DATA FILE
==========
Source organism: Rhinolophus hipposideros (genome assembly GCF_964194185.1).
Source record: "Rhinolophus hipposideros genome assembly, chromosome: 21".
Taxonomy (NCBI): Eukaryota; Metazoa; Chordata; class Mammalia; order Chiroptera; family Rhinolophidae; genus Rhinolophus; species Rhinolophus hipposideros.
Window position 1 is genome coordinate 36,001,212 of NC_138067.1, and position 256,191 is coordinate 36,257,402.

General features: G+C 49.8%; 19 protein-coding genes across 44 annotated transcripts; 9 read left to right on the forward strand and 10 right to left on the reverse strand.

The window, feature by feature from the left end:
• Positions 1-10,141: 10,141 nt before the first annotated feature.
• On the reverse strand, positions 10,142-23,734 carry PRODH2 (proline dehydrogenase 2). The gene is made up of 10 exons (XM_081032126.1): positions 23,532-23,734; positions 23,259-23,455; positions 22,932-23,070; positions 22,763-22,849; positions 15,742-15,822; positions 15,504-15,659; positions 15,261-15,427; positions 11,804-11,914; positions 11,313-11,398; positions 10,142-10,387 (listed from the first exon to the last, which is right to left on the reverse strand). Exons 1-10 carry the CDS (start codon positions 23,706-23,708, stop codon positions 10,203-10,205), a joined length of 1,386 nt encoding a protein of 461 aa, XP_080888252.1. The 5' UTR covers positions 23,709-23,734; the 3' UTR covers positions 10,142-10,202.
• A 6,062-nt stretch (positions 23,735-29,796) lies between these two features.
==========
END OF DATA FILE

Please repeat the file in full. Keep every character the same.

Source organism: Rhinolophus hipposideros (genome assembly GCF_964194185.1).
Source record: "Rhinolophus hipposideros genome assembly, chromosome: 21".
Taxonomy (NCBI): Eukaryota; Metazoa; Chordata; class Mammalia; order Chiroptera; family Rhinolophidae; genus Rhinolophus; species Rhinolophus hipposideros.
Window position 1 is genome coordinate 36,001,212 of NC_138067.1, and position 256,191 is coordinate 36,257,402.

General features: G+C 49.8%; 19 protein-coding genes across 44 annotated transcripts; 9 read left to right on the forward strand and 10 right to left on the reverse strand.

The window, feature by feature from the left end:
• Positions 1-10,141: 10,141 nt before the first annotated feature.
• On the reverse strand, positions 10,142-23,734 carry PRODH2 (proline dehydrogenase 2). The gene is made up of 10 exons (XM_081032126.1): positions 23,532-23,734; positions 23,259-23,455; positions 22,932-23,070; positions 22,763-22,849; positions 15,742-15,822; positions 15,504-15,659; positions 15,261-15,427; positions 11,804-11,914; positions 11,313-11,398; positions 10,142-10,387 (listed from the first exon to the last, which is right to left on the reverse strand). Exons 1-10 carry the CDS (start codon positions 23,706-23,708, stop codon positions 10,203-10,205), a joined length of 1,386 nt encoding a protein of 461 aa, XP_080888252.1. The 5' UTR covers positions 23,709-23,734; the 3' UTR covers positions 10,142-10,202.
• A 6,062-nt stretch (positions 23,735-29,796) lies between these two features.